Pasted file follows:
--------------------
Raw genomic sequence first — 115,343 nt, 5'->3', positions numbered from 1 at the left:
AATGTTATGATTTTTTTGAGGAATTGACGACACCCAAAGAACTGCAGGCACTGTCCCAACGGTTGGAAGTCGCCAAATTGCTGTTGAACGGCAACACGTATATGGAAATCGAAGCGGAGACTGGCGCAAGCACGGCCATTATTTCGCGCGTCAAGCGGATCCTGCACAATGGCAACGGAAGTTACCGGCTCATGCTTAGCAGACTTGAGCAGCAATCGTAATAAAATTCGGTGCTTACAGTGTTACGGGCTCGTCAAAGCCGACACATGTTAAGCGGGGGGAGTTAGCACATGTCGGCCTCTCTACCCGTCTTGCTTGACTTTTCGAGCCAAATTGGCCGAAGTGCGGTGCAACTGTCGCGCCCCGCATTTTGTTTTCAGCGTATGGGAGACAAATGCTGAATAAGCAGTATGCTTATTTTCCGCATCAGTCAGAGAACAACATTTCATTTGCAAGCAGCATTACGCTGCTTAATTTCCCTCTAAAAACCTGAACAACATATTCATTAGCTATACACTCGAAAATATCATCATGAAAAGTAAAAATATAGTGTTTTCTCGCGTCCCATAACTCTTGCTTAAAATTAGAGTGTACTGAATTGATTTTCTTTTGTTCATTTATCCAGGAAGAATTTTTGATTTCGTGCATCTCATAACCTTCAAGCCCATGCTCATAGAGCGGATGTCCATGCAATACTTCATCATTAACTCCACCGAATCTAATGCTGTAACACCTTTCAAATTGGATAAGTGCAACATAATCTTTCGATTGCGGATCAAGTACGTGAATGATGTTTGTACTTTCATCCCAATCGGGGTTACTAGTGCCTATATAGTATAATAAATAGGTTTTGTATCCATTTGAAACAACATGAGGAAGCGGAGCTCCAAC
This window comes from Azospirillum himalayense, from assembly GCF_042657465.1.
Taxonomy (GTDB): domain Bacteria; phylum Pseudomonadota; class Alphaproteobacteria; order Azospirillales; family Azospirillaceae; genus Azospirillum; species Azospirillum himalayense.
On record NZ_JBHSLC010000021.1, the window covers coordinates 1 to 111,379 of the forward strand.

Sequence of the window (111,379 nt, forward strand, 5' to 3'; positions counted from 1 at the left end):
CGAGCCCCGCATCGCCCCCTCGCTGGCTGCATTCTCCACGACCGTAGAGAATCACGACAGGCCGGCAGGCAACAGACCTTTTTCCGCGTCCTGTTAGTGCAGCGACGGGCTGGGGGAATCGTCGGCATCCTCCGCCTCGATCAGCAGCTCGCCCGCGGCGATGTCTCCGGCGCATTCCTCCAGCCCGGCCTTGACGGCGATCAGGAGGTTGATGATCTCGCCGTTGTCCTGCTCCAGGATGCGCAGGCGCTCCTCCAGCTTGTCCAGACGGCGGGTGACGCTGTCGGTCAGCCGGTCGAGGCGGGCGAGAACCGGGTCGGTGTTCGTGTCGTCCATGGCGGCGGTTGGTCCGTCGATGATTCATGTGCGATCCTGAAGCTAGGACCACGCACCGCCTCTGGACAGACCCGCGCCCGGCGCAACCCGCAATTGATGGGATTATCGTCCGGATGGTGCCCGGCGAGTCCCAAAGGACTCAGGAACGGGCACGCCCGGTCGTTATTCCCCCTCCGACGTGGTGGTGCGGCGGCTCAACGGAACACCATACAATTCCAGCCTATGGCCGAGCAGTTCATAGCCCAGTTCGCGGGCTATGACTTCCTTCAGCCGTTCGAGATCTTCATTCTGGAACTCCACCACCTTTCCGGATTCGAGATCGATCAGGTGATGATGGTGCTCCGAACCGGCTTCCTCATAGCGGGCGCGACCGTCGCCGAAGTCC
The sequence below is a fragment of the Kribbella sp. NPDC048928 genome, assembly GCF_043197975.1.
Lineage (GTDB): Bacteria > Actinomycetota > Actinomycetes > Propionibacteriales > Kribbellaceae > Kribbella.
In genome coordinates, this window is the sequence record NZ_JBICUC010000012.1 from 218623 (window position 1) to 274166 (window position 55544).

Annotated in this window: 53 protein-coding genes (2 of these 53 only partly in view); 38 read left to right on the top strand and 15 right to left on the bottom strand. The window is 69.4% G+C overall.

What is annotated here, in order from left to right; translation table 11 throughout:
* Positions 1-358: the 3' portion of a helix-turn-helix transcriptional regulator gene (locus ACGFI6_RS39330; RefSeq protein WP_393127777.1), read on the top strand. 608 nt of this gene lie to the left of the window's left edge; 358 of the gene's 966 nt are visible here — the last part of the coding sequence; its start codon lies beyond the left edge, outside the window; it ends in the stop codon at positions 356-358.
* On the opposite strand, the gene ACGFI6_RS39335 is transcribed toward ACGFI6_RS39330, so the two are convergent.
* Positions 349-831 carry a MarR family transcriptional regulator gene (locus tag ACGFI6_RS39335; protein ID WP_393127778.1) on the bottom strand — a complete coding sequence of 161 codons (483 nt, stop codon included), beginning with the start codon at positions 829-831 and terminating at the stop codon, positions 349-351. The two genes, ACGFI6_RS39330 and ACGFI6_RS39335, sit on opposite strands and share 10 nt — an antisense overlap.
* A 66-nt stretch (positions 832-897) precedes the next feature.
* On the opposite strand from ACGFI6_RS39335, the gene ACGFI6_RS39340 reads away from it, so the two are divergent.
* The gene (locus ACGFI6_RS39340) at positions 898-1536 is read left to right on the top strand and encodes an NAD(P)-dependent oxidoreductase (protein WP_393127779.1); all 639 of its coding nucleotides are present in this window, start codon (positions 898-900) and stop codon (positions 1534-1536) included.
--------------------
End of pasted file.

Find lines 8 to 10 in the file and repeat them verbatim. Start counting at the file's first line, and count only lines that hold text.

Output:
The sequence below is a fragment of the Kribbella sp. NPDC048928 genome, assembly GCF_043197975.1.
Lineage (GTDB): Bacteria > Actinomycetota > Actinomycetes > Propionibacteriales > Kribbellaceae > Kribbella.
In genome coordinates, this window is the sequence record NZ_JBICUC010000012.1 from 218623 (window position 1) to 274166 (window position 55544).